• Staggered Term Limits for Savannah City Council

Explore the implementation of additional term limits and staggered election terms for Savannah City Council Members. Investigate the impacts of full-time City Council members.

  • Safe House Facilities and Support for Abused and Commercial Sex Exploitation of Children 

Support funding and expand efforts to establish secure facilities, services, and prevention effects to address both the immediate and long term needs of victims of Commercial Child Sexual Exploitation and Domestic Abuse.


This effort is aligned with Governor Kemp’s Human & Child Sex Trafficking awareness campaign. Enforcement of and investigations into human trafficking cases have increased, and is a big problem in the Coastal Empire. Savannah’s youth are especially at risk due to our designation as a port city and proximity to major highways and the airport.

374 girls are commercially sexually exploited each month in the state of Georgia. Services for aftercare are limited and desperately needed in the coastal region.

  • Increase Small Business Personal Property Tax Exemption

Increase the tax exemption on small businesses personal property from $7,500 to $10,000.


Georgia statutes and regulations require that all businesses pay taxes on tangible personal property. Business personal property consists of items used in the normal course of business that are movable and not permanently affixed to the real estate such as furniture, machinery, equipment, computers, inventory, vehicles, etc. The current exemption amount is $7,500. Savannah supports exploring the fiscal impact of increasing this exemption to help small businesses be successful.

  • Port Container Fee

Explore pathways, impacts, and implementation mechanisms for a port container fee.


Both the Georgia Senate Research Office and Savannah City Attorney’s Office are researching the legality, potential impact, and additional recommendations of this request. The Georgia Port Authority is not within the City of Savannah’s city limits. Staff conducted a review of other port communities and found that container fees typically exist in communities where the port is owned and operated by the city or county for which the port is jurisdictionally bound. State operated ports, like Savannah and Charleston, do not have port container fees. If a container fee were to be assessed, it would likely be assessed by the State. Staff is continuing to explore this issue and is reaching out to Garden City, Port Wentworth, and Pooler for further discussion and collaboration.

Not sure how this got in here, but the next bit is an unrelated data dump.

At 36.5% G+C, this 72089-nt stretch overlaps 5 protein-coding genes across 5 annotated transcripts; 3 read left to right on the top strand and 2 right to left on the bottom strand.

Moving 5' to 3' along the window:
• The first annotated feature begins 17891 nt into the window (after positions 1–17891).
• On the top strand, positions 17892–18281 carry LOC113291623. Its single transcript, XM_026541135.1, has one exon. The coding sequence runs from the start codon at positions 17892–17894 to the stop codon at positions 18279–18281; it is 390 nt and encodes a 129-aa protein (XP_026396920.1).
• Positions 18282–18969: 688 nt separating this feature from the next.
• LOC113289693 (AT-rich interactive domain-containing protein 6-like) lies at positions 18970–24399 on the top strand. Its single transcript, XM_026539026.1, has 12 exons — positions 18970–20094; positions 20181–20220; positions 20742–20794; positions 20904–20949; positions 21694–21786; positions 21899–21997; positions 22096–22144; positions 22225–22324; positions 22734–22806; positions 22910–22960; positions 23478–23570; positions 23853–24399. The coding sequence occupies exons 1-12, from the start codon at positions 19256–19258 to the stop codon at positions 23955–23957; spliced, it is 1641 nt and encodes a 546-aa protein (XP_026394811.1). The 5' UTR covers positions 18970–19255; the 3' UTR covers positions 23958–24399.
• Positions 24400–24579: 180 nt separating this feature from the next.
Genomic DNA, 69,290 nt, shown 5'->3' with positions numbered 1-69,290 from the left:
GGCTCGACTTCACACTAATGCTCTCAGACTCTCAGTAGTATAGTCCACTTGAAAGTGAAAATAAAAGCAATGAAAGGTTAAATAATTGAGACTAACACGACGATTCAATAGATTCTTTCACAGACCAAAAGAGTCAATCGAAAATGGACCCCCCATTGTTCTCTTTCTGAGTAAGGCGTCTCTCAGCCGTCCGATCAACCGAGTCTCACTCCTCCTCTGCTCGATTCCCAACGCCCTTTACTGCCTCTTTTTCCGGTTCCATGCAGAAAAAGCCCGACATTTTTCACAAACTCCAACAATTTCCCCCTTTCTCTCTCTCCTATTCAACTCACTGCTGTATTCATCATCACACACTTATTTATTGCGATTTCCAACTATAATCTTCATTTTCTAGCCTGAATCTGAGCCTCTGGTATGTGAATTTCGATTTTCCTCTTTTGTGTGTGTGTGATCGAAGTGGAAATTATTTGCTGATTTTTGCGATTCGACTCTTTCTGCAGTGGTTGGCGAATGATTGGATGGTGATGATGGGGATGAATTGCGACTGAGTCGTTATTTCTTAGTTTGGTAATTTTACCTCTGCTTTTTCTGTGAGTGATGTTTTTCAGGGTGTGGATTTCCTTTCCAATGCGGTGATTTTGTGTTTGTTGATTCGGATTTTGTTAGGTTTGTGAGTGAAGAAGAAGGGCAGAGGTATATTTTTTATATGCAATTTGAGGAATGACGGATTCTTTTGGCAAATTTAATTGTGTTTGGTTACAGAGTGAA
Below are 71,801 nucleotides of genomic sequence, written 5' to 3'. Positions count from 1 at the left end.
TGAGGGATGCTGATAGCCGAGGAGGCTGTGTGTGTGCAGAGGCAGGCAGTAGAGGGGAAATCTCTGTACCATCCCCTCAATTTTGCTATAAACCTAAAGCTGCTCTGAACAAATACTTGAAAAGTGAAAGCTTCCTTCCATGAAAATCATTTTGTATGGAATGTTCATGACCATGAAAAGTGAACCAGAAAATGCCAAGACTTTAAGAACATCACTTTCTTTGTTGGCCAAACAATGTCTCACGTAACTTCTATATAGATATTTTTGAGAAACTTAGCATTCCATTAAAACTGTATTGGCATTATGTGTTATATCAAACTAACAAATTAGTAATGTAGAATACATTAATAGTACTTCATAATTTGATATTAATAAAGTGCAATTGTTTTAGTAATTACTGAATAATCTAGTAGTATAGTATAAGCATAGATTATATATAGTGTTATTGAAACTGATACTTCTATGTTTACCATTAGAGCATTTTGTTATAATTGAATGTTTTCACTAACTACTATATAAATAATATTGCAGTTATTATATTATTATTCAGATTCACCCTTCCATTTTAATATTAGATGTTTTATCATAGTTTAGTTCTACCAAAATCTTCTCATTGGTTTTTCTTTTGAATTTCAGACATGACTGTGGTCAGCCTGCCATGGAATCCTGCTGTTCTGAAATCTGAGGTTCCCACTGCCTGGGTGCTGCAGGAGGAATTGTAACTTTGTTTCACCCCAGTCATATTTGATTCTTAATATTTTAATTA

• Review and update the Local Maintenance & Improvement Grant (LMIG)
  • Support the review of the distribution formula by Georgia Department of Transportation to work with local officials to include impacts of port activity on local infrastructure.
  • Currently, LMIG funds are allocated by a formula based on road miles and population. State law authorizes the GDOT Planning Director the discretion to set the formula and to “include considerations of paved and unpaved lane miles and vehicle miles traveled and may include population, employment, and local funding matches available, as well as other factors as may be determined by the division and the director.” Currently, the formula is based on 1/3 population from yearly census estimates and 2/3 local.

  • Behavioral Health Crisis Centers
  • Support continued funding of behavioral health crisis centers to help divert the mental ill from incarceration.
  • Housing and Urban Development Funds
  • Seek increased funding from the U.S. Department of Housing and Urban Development (HUD). These funds go towards Georgia’s Community Development Block Grant (CDBG) program, which is administered by the Georgia Department of Community Affairs (DCA).

HOME RULE ITEMS - Local control of our existing laws and policies

This section outlines current laws and policies we have identified that we need to protect from state involvement or over reach. As a local government, we believe we know what works best for Savannah and request the state allow us to legislate our own solutions.

Abandoned Shopping Cart Ordinance 

Oppose State legislation that would preempt local regulations designed to create common-sense procedures that incentivize retail stores to be more accountable for their shopping carts that are often abandoned by customers on City right-of-way, causing persistent neighborhood blight.

Savannah’s local ordinance passed in 2018 has been successful in lowering the number of shopping carts abandoned on city rights-of-way.


Short-Term Vacation Rentals 

Support Home Rule regulation of short-term rentals as necessary for quality of life, public safety, and a competitive lodging marketplace. Support the legal use of properties as short-term or vacation rentals by individuals licensed to do business and pay the appropriate state and local taxes.


Short-term vacation rentals are popular in certain areas of the state, which often creates commercial competition inside residential neighborhoods and can create nuisances and parking issues for nearby residents. Individuals rent sofas, rooms or entire properties through online websites such as VRBO and AirBnB. While as a whole this industry is rapidly growing, the dynamics and pressures within each community differ dramatically. Given this diversity, a one-size-fits-all approach to regulation of short-term vacation rental is destined for failure. Legislation has been filed in the past that would prohibit local jurisdictions from regulating the short-term vacation rental industry. Recommend that the Legislature follow the recommendation of the Georgia House of Representatives Study Committee on Short-term Vacation Rental Providers that  concluded in 2015 that “regulations regarding the operation of short-term rentals be made at the local level.”


Oppose Any Prohibition of Fees on Property Tax Bills

Support local governments’ ability to control what items can be place on property tax bills. Property tax bills are an efficient way for citizens to receive notification of what fees may be due for particular city services, all within a single document or notice.


Cities may elect to impose a fee for a municipal service rather than incorporate the cost of the service into the general property tax base. Fees, instead of taxes, are often used when there is a significant difference in the amount of services required among taxpayers. A prohibition on local fiscal authorities from listing any nontax related fees or assessments, such as storm water utility fees or fire assessment fees, on a property tax bill would lower collection rates of such fees and impose significant additional costs on the City to manage billing and collection of such fees for municipal services. Legislation has been introduced in recent years to prevent fees from being included on property tax bills. Request that such legislation continue to be rejected.